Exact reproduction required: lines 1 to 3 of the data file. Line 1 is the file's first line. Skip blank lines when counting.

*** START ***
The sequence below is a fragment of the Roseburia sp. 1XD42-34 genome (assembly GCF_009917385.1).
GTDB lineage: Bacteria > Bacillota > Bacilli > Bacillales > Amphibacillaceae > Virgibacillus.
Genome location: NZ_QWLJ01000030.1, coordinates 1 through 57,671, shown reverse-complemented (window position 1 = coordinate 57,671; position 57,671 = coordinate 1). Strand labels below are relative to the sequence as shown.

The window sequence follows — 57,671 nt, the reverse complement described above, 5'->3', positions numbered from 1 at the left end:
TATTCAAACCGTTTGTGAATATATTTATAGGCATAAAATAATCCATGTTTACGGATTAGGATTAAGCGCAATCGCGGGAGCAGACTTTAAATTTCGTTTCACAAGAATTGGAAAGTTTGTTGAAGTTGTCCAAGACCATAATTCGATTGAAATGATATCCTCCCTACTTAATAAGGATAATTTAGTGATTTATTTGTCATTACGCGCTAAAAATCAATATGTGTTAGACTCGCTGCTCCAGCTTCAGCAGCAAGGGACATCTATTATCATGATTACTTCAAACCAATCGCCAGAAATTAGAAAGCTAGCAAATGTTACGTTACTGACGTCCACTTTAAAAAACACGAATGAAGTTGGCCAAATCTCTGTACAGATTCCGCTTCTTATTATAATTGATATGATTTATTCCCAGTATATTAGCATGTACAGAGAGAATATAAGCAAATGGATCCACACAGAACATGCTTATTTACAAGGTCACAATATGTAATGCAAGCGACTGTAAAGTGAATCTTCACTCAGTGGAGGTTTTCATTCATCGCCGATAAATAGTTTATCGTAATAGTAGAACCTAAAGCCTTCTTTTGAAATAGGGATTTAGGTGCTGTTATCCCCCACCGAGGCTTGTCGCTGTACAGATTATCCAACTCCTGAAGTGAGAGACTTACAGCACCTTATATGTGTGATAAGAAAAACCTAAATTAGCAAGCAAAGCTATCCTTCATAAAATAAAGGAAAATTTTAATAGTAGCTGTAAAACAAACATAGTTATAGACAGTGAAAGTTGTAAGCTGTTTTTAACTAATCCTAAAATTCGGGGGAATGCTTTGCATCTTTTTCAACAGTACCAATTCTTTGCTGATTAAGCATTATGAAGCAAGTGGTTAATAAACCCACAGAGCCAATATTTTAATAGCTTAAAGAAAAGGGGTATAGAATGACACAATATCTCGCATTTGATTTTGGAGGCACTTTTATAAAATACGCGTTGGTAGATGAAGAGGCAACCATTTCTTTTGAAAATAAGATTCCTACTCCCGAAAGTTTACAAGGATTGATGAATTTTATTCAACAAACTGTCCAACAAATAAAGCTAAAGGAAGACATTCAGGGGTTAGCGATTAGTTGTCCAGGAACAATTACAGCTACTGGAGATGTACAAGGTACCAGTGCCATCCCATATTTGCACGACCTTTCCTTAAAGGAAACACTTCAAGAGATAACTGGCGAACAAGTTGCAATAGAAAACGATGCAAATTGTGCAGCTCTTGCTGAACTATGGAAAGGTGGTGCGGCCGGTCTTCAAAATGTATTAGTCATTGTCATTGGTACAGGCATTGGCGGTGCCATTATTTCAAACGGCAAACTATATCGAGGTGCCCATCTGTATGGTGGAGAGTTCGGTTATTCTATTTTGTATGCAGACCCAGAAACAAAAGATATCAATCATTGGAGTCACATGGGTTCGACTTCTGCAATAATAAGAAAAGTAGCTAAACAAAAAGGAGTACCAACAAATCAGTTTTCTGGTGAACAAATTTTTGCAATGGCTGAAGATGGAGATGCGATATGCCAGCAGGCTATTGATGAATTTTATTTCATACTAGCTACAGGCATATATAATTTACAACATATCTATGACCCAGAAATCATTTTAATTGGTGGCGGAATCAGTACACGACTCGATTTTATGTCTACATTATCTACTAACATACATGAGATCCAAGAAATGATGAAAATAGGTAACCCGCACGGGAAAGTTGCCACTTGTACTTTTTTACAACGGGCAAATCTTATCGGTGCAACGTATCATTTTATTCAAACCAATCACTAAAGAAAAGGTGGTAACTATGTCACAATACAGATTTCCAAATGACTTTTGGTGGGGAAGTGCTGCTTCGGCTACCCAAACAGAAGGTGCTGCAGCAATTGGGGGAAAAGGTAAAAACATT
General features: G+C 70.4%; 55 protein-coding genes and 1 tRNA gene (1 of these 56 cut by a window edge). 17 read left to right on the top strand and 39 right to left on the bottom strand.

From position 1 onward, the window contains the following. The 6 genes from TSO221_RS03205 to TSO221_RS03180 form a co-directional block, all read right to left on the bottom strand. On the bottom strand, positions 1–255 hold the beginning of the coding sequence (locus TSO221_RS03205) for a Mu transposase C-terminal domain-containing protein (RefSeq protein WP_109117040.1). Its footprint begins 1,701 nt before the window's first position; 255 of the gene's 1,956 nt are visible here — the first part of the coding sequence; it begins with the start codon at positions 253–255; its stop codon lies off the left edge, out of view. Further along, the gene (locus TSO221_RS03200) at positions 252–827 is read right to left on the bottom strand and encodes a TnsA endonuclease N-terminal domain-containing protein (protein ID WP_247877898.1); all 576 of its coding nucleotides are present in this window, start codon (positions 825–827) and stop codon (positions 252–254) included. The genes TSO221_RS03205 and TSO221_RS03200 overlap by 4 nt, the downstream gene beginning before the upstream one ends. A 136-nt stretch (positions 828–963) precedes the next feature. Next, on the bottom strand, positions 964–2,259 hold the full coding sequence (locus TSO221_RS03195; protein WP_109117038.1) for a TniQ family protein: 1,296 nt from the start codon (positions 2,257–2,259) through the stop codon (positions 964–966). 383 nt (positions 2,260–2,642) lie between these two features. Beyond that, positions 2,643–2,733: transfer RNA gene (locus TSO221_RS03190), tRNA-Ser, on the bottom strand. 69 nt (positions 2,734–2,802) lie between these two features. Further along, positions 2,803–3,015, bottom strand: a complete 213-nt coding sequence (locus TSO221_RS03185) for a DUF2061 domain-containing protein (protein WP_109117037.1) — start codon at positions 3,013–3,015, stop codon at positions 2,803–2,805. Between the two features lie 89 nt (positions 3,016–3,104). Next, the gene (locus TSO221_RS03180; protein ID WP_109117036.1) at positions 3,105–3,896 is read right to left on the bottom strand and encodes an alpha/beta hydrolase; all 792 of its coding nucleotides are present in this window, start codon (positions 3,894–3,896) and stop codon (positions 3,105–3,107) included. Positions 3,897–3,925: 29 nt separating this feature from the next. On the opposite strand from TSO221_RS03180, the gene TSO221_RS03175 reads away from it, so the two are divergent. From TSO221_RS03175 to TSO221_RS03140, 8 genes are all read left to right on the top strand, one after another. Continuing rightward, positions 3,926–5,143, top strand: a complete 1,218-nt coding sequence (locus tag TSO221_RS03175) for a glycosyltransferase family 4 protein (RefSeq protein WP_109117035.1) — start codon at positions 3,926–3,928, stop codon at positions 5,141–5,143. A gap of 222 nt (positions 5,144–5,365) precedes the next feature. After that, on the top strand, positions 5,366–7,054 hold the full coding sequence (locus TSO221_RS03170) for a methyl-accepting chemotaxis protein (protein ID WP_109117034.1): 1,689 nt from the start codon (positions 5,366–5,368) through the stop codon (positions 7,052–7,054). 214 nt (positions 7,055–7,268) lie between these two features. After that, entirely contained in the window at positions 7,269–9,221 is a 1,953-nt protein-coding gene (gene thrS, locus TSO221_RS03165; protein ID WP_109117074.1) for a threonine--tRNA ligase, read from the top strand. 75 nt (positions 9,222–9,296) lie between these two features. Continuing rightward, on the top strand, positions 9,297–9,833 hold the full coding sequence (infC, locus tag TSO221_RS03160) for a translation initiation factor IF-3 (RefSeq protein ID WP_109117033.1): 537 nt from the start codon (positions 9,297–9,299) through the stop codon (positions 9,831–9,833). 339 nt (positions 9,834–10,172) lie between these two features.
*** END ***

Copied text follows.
The sequence below is a fragment of the Roseburia sp. 1XD42-34 genome (assembly GCF_009917385.1).
GTDB lineage: Bacteria > Bacillota > Bacilli > Bacillales > Amphibacillaceae > Virgibacillus.
Genome location: NZ_QWLJ01000030.1, coordinates 1 through 57,671, shown reverse-complemented (window position 1 = coordinate 57,671; position 57,671 = coordinate 1). Strand labels below are relative to the sequence as shown.